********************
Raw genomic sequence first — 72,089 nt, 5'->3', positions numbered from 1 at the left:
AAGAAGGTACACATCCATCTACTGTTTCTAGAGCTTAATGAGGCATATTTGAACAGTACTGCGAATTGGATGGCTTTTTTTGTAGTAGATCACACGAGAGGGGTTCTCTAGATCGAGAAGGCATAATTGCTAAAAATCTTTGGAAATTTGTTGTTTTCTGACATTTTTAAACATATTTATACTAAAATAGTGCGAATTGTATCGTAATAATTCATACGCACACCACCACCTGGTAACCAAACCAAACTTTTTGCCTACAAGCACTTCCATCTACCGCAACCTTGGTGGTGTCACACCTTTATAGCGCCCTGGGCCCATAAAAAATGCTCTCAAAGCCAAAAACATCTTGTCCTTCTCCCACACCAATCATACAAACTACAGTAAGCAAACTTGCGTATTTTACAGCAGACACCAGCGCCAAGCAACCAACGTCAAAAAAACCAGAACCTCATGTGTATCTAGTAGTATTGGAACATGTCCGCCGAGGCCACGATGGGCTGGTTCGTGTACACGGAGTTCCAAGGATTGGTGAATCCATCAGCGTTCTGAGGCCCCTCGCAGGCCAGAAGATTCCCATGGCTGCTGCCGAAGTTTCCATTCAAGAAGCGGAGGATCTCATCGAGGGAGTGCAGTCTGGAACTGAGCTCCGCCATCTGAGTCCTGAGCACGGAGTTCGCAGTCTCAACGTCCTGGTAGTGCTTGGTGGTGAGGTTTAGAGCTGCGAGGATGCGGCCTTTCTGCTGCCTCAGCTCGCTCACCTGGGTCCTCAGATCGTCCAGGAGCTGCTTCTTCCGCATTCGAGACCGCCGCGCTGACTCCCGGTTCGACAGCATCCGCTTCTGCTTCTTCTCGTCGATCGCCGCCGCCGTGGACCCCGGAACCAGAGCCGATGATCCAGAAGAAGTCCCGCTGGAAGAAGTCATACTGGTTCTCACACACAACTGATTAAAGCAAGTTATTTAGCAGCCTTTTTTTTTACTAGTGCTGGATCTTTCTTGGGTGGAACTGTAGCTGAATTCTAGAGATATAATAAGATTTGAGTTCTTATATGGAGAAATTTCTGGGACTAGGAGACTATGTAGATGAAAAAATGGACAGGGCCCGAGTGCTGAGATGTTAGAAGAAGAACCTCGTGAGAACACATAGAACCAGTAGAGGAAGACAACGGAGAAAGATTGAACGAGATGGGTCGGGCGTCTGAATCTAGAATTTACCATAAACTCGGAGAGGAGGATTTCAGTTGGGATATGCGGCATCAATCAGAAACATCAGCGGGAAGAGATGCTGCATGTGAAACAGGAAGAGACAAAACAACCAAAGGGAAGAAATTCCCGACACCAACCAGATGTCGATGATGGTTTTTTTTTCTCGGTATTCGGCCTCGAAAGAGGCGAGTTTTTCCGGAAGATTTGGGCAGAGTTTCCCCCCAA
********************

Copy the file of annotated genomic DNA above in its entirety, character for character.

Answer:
Raw genomic sequence first — 72,089 nt, 5'->3', positions numbered from 1 at the left:
AAGAAGGTACACATCCATCTACTGTTTCTAGAGCTTAATGAGGCATATTTGAACAGTACTGCGAATTGGATGGCTTTTTTTGTAGTAGATCACACGAGAGGGGTTCTCTAGATCGAGAAGGCATAATTGCTAAAAATCTTTGGAAATTTGTTGTTTTCTGACATTTTTAAACATATTTATACTAAAATAGTGCGAATTGTATCGTAATAATTCATACGCACACCACCACCTGGTAACCAAACCAAACTTTTTGCCTACAAGCACTTCCATCTACCGCAACCTTGGTGGTGTCACACCTTTATAGCGCCCTGGGCCCATAAAAAATGCTCTCAAAGCCAAAAACATCTTGTCCTTCTCCCACACCAATCATACAAACTACAGTAAGCAAACTTGCGTATTTTACAGCAGACACCAGCGCCAAGCAACCAACGTCAAAAAAACCAGAACCTCATGTGTATCTAGTAGTATTGGAACATGTCCGCCGAGGCCACGATGGGCTGGTTCGTGTACACGGAGTTCCAAGGATTGGTGAATCCATCAGCGTTCTGAGGCCCCTCGCAGGCCAGAAGATTCCCATGGCTGCTGCCGAAGTTTCCATTCAAGAAGCGGAGGATCTCATCGAGGGAGTGCAGTCTGGAACTGAGCTCCGCCATCTGAGTCCTGAGCACGGAGTTCGCAGTCTCAACGTCCTGGTAGTGCTTGGTGGTGAGGTTTAGAGCTGCGAGGATGCGGCCTTTCTGCTGCCTCAGCTCGCTCACCTGGGTCCTCAGATCGTCCAGGAGCTGCTTCTTCCGCATTCGAGACCGCCGCGCTGACTCCCGGTTCGACAGCATCCGCTTCTGCTTCTTCTCGTCGATCGCCGCCGCCGTGGACCCCGGAACCAGAGCCGATGATCCAGAAGAAGTCCCGCTGGAAGAAGTCATACTGGTTCTCACACACAACTGATTAAAGCAAGTTATTTAGCAGCCTTTTTTTTTACTAGTGCTGGATCTTTCTTGGGTGGAACTGTAGCTGAATTCTAGAGATATAATAAGATTTGAGTTCTTATATGGAGAAATTTCTGGGACTAGGAGACTATGTAGATGAAAAAATGGACAGGGCCCGAGTGCTGAGATGTTAGAAGAAGAACCTCGTGAGAACACATAGAACCAGTAGAGGAAGACAACGGAGAAAGATTGAACGAGATGGGTCGGGCGTCTGAATCTAGAATTTACCATAAACTCGGAGAGGAGGATTTCAGTTGGGATATGCGGCATCAATCAGAAACATCAGCGGGAAGAGATGCTGCATGTGAAACAGGAAGAGACAAAACAACCAAAGGGAAGAAATTCCCGACACCAACCAGATGTCGATGATGGTTTTTTTTTCTCGGTATTCGGCCTCGAAAGAGGCGAGTTTTTCCGGAAGATTTGGGCAGAGTTTCCCCCCAA